ROAD CONSTRUCTION AHEAD: Work Zone Crashes in a COVID-19 World


Construction and work zones near or on roads have been susceptible to reckless drivers for years. Last year, the COVID-19 pandemic entailed a decrease in road traffic, which sparked the idea that there would be safer working environments for construction workers. However, over the past year, numbers in work zone crashes are continuing to increase. This phenomenon poses many questions, problems, and solutions to drivers and workers alike.  

According to a survey conducted by the Associated General Contractors of America on highway work zone dangers, 60% of highway contractors reported vehicle collisions in work zones over the past year. This is an alarming percentage that leads us to find the root of such careless driving: distractions. A new study conducted by the University of Missouri College of Engineering revealed that distracted drivers are 29 times more likely to crash into a highway work zone. Therefore, it is evident that the dangers of distraction behind the wheel may be a direct cause of the alarming rates of road crashes in work zones.  

A recent Pew Charitable Trusts report shared the heartbreaking stories of work zone crashes’ effect on workers last year. One of these was the death of a 44-year-old traffic control flagger on March 27, 2020. The collision occurred in Alexander County, North Carolina when a car struck and killed the flagger. Another fatality occurred just a few months later to a 59-year-old construction worker directing traffic on June 9, 2020. A car driver was distracted and speeding through the work zone, hitting the worker fatally. On August 10, 2020, a 57-year-old state transportation worker when his maintenance vehicle was hit by a semi-truck in Henry County, Iowa. These tragic incidents could have all been prevented had the drivers paid full attention to the road.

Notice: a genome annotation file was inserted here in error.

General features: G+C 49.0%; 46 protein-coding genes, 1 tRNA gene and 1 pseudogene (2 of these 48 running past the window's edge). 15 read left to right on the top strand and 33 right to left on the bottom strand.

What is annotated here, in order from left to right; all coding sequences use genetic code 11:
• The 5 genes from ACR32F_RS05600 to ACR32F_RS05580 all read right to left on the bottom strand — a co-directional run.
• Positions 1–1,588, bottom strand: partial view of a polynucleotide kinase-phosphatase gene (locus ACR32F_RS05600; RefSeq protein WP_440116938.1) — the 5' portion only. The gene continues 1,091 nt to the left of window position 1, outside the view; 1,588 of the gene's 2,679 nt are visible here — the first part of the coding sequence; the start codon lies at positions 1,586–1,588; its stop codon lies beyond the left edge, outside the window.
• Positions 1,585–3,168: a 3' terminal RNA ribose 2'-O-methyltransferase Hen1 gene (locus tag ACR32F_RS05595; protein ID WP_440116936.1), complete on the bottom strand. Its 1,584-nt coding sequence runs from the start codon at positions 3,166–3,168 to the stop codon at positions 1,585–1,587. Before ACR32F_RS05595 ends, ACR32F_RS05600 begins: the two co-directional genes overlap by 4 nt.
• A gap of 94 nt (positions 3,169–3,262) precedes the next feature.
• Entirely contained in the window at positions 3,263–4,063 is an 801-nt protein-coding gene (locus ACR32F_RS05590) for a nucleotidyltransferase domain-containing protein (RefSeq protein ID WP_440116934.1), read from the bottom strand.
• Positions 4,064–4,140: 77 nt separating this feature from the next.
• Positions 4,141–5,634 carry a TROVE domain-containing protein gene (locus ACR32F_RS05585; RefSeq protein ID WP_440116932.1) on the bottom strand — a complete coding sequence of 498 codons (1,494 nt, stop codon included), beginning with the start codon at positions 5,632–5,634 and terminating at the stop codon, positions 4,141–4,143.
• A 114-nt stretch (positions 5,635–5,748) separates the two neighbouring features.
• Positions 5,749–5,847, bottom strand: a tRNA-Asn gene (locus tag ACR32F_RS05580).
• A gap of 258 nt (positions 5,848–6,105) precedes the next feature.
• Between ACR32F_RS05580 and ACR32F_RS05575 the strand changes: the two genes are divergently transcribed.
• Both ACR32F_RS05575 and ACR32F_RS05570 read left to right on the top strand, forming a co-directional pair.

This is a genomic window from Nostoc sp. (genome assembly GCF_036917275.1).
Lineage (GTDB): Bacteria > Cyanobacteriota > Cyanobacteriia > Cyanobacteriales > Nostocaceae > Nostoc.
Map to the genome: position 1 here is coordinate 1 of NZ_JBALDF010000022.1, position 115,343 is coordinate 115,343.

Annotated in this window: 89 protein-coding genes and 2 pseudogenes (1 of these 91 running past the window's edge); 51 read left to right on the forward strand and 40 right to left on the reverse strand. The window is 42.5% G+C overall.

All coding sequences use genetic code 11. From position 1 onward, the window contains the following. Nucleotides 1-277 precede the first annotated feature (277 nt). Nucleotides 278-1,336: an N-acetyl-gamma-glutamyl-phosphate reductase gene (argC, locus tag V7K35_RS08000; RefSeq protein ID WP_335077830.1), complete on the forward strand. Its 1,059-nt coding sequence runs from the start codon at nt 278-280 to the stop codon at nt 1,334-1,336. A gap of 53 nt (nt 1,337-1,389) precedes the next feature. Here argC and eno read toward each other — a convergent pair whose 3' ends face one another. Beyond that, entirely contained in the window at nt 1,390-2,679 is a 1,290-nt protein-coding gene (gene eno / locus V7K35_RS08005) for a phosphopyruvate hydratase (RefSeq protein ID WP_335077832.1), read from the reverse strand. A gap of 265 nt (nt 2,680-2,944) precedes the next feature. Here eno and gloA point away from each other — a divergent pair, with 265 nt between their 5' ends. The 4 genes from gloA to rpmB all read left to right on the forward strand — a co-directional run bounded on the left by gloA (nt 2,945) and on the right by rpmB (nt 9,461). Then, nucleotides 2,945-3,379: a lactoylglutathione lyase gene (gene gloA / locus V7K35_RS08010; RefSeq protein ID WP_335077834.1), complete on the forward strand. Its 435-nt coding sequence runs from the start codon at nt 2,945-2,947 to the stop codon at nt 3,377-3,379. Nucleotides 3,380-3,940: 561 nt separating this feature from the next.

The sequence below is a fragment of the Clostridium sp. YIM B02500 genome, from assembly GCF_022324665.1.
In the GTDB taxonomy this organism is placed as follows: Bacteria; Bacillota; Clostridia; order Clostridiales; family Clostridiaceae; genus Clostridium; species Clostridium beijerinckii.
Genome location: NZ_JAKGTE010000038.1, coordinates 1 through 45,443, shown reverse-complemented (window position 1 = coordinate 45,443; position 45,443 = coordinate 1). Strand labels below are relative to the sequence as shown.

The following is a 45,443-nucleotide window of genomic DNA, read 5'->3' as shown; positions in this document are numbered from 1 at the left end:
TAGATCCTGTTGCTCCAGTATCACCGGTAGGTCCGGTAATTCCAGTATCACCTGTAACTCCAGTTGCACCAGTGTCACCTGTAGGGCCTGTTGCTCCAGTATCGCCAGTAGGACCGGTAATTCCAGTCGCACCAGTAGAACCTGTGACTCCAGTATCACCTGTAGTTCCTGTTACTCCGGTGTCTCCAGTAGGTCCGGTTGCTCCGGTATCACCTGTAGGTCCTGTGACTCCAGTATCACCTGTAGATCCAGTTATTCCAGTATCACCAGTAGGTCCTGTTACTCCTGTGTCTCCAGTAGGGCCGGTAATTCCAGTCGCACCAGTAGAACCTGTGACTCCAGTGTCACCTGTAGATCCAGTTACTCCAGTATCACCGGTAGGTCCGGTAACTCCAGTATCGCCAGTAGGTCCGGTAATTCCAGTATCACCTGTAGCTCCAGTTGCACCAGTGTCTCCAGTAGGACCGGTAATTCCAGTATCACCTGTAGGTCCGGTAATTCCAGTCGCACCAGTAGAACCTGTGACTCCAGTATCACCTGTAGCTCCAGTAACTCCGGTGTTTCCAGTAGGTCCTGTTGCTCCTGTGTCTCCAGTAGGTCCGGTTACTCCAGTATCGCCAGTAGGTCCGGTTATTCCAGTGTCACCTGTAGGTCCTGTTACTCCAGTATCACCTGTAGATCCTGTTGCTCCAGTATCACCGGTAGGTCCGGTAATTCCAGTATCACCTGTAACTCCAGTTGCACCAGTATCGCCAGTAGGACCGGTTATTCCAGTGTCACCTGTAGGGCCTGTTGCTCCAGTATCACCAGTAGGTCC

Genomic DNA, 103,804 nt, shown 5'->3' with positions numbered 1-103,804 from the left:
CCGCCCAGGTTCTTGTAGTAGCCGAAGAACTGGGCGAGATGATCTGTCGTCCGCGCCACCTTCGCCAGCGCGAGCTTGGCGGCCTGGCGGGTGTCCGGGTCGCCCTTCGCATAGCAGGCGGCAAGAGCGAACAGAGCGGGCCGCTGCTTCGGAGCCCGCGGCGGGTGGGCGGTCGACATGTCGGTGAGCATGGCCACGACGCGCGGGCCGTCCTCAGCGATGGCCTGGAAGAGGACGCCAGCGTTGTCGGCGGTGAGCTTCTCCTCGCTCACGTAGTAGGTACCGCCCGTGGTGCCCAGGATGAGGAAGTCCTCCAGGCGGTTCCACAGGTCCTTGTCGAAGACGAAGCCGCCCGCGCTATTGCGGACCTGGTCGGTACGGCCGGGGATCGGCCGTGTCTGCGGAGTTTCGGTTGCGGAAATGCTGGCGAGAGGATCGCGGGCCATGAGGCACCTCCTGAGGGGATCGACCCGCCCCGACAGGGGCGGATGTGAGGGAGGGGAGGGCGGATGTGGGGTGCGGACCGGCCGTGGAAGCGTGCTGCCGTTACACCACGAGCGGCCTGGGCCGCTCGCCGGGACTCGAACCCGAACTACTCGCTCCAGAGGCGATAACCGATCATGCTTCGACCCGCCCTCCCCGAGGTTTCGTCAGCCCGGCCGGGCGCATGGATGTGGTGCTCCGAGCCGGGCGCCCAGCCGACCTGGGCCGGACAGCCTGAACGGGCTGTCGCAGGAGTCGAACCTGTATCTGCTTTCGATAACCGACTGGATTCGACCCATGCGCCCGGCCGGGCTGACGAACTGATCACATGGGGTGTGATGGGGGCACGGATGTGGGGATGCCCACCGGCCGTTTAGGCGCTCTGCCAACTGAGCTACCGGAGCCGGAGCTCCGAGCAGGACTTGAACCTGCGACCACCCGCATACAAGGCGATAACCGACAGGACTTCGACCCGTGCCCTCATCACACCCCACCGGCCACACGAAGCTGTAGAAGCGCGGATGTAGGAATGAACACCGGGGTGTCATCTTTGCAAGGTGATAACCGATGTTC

Thankfully, federal and state governments are working to address and solve this devastation. New technology, such as wearables, notify construction workers when motor vehicles pose a hazard and are currently under development. However, contractors and officials stand by the best solution for construction zone crashes being distraction-free driving. Stronger legislation against distracted driving needs to keep being implemented in order to truly promote safety in work zones. 


Construction workers are working diligently to build a safer and more efficient society for us each and every day. We must do our part as drivers to support these individuals and protect their safety.


This article was written by Harini Senthilkumar, Journalism Committee Intern